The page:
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IGAD wants face-to-face meeting between Kiir and Machar

President Salva Kiir greets First Vice President Riek Machar before to start a meeting at the South Sudanese presidency in Juba on 3 June 2016 (Photo Moses Lomayat)

May 31, 2018 (ADDIS ABABA) – The Intergovernmental Authority on Development (IGAD) has proposed a meeting between South Sudan President Salva Kiir and rebel leader Riek Machar takes place before the 31st summit of the African Union on 1 and 2 July in Nouakchott, Mauritania.

The IGAD Council of Ministers, in a communiqué issued following its extraordinary summit in Addis Ababa on Thursday, said a final decision be made on the effective participation of the armed opposition leader on the peace process.

It will be the first time the two rival South Sudanese leaders will be meeting face-to-face since the July 2016 clashes in the capital, Juba.

The second round of the IGAD-led High-Level Revitalization Forum (HLRF) ended last week without any deal after the warring parties rejected a proposed power-sharing deal developed by regional bloc and IGAD is yet to announce the next date for the negotiations.

Meanwhile, foreign ministers from the regional bloc have directed mediators to develop a full revitalized text of the 2015 peace agreement, which it said should be endorsed by the IGAD Council of Ministers and submitted to the summit for the final approval.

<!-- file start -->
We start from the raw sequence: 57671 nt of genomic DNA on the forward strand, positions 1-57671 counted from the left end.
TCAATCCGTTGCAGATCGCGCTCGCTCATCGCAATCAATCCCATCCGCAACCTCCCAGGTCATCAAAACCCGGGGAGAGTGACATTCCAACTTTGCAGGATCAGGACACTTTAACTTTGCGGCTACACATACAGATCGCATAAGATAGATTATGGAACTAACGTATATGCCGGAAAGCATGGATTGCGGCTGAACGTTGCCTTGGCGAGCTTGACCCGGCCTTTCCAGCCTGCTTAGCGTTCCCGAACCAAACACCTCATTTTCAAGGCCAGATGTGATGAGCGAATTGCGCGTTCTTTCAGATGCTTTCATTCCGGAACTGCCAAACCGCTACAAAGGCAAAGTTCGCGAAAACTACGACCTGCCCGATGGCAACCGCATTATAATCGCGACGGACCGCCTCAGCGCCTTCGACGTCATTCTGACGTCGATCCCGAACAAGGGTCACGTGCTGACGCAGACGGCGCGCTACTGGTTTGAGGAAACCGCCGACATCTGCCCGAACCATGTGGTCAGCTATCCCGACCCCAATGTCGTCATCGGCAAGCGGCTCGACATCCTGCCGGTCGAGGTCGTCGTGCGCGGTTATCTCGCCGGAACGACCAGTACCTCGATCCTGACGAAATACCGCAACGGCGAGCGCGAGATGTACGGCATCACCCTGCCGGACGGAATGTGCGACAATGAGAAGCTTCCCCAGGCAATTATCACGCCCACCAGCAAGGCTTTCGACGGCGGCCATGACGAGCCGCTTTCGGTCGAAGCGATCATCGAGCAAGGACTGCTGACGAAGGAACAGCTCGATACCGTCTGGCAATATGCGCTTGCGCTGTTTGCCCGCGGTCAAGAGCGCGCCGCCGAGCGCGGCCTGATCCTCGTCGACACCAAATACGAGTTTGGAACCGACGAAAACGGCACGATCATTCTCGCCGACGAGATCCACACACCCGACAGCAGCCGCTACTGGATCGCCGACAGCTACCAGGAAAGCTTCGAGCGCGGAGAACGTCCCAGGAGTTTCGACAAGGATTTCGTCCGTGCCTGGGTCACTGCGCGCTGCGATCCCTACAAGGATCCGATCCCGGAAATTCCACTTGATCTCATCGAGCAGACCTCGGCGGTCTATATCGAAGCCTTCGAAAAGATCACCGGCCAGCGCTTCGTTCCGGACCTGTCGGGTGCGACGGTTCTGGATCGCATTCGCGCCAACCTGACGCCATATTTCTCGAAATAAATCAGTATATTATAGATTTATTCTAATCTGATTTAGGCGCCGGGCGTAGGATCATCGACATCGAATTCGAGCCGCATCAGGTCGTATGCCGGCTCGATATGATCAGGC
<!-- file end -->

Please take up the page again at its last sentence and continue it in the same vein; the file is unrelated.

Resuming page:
The IGAD Council of Ministers, in the communiqué, also proposed that punitive measures be taken against violators of the ceasefire deal for approval of its Assembly of Heads of State and Government.

It further decided to submit its request to the IGAD Assembly to delegate the Council to decide on actions to be taken against violators of the ceasefire deal on the assembly’s behalf.

The IGAD Council of Ministers, however, said it will work closely with the IGAD-Plus nations to realize the objectives of the HLRF process.

South Sudan plunged into war in December 2013, barely two years after independence from Sudan, after a disagreement between President Salva Kiir and his former deputy Riek Machar deteriorated into a military confrontation.

Tens of thousands have been killed by the fighting between troops loyal to Kiir and forces loyal to Machar. The conflict has also left a quarter of the country’s population of 12 million either internally displaced or as refugees in neighbouring countries